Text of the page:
In the Restatement Second, the topic of contract beneficiaries is addressed in Chapter 14 (§§302-315). The Introductory Note to Chapter 14 states that the terms "donee" and "creditor" beneficiary have been avoided because they "carry overtones of obsolete doctrinal difficulties."Instead, the Restaters have chosen to build their discussion of third party rights on a distinction between what are termed "intended" and "incidental" beneficiaries. Section 302 reads as follows:


 (1) Unless otherwise agreed between promisor and promisee, a beneficiary of a promise is an intended beneficiary if recognition of a right to performance if the beneficiary is appropriate to effectuate the intention of the parties and either

 (a) the performance of the promise will satisfy an obligation of the promisee to pay money to the beneficiary; or

 (b) the circumstances indicate that the promisee intends to give the beneficiary the benefit of the promised performance.

 (2) An incidental beneficiary is a beneficiary who is not an intended beneficiary.


As under the Restatement First "[a]n incidental beneficiary acquires by virtue of the promise no right against the promisor or the promisee"(§315).


Does this shift in terminology seem to you significant? Helpful? How would the cases in the preceding section have been decided under the two Restatements? It is clear enough that the plaintiff in Lawrence v. Fox 'was a "creditor" beneficiary and the niece in Seaver v. Ransom a "done" beneficiary. But how about the mortgagee in the situation illustrated by Vrooman v. Turner? Can he even be described as an "intended" beneficiary? Under the approach adopted in the Restatement Second, C has rights under the A-B contract only if that is the intention of "the parties."Does this mean that A and B must both have such an intention, or is it sufficient that B (the promisee) intend to confer rights on C? Significantly, Comment d to §302 states that "if the beneficiary would be reasonable in relying on the promise as manifesting an intention to confer a right on him, he is an intended beneficiary." This is clearly meant to protect the reliance interest of the beneficiary and suggests that neither A nor B need have an actual intention to benefit C in order for C to have rights under their contract as a third party beneficiary. In a case of this sort, what would the extent of C's rights be? See Restatement Second §90(1) ("A promise which the promisor should reasonably expect to induce action or forbearance on the part of the promisee or a third person . . . ") (emphasis added).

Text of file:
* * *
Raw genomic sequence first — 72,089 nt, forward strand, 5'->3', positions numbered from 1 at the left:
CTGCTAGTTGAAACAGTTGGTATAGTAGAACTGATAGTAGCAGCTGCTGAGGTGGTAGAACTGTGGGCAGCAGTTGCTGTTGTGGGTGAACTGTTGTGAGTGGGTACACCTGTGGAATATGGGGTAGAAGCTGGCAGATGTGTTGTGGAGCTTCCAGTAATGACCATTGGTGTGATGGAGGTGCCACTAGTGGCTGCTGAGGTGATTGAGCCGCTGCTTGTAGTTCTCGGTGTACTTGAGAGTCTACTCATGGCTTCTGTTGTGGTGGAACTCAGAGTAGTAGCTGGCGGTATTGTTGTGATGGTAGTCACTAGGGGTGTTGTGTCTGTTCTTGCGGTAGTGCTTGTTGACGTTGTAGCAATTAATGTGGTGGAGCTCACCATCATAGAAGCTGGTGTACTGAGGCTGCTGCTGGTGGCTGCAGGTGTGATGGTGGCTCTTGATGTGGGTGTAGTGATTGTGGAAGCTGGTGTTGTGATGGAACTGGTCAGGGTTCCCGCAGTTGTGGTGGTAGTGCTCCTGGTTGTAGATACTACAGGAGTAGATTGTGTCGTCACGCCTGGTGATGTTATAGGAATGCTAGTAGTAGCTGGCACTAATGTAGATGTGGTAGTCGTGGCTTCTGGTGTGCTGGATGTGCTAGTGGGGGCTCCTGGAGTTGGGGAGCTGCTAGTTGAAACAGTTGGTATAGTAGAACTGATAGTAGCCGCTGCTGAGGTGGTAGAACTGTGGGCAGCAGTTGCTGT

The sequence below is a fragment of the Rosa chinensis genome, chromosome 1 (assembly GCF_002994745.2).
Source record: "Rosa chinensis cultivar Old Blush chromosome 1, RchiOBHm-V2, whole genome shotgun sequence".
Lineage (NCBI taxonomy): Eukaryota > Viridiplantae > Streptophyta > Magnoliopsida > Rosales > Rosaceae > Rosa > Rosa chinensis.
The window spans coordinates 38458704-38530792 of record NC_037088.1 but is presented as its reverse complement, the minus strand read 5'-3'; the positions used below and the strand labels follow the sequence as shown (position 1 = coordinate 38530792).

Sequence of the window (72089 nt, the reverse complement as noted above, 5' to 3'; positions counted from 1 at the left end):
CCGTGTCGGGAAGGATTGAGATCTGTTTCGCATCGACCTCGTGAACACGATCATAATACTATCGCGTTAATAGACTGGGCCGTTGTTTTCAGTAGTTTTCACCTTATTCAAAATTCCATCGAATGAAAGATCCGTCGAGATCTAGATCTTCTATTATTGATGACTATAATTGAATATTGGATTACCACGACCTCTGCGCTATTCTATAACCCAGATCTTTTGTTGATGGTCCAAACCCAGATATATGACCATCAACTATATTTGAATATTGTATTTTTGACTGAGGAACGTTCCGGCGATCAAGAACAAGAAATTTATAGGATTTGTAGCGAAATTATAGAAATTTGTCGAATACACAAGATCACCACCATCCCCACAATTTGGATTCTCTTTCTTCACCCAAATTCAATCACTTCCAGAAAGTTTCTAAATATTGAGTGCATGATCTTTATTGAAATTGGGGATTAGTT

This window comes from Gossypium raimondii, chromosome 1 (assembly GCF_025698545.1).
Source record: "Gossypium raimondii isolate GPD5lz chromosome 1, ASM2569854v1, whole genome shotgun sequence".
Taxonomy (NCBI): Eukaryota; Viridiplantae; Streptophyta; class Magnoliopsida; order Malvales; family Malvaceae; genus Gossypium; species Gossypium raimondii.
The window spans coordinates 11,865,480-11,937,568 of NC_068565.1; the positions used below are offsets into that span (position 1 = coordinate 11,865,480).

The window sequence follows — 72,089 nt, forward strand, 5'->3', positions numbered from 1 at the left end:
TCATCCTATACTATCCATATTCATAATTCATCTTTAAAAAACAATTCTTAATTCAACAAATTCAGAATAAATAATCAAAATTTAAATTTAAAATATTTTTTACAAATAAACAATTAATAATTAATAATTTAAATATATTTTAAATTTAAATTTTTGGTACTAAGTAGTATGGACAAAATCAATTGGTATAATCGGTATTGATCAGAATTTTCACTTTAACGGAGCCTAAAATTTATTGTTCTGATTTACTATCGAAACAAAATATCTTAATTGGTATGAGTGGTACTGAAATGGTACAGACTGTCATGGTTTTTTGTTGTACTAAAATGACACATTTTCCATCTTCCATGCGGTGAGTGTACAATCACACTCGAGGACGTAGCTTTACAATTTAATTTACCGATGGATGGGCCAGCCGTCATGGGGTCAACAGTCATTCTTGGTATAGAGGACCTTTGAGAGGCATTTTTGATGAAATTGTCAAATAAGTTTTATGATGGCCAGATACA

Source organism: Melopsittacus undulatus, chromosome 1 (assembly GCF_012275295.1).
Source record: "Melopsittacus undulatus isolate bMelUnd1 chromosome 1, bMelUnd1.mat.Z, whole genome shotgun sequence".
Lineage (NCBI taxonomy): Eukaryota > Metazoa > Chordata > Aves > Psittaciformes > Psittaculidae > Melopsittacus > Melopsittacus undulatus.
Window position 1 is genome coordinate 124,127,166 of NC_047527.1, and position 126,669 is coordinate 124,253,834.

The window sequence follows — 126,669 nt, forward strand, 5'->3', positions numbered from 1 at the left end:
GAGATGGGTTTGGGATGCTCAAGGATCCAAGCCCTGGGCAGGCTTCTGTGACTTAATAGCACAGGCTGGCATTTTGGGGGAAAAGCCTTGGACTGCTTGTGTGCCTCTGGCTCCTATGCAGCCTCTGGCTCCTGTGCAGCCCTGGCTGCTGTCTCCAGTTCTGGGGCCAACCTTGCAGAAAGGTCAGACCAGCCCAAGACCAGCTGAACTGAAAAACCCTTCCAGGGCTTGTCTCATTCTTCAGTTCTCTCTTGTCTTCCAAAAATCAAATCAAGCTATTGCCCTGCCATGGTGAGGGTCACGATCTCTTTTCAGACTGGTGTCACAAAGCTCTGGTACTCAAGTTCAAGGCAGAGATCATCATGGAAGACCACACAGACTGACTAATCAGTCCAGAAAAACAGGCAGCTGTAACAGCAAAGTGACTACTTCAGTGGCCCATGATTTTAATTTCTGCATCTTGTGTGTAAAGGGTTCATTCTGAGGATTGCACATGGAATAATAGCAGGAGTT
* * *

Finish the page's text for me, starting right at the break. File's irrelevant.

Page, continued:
As you read the following materials, consider whether the Restatement First's emphasis on the promisee-beneficiary relationship or the Restatement Second's general requirement of intent seems more consistent with the case law, and whether either is desirable.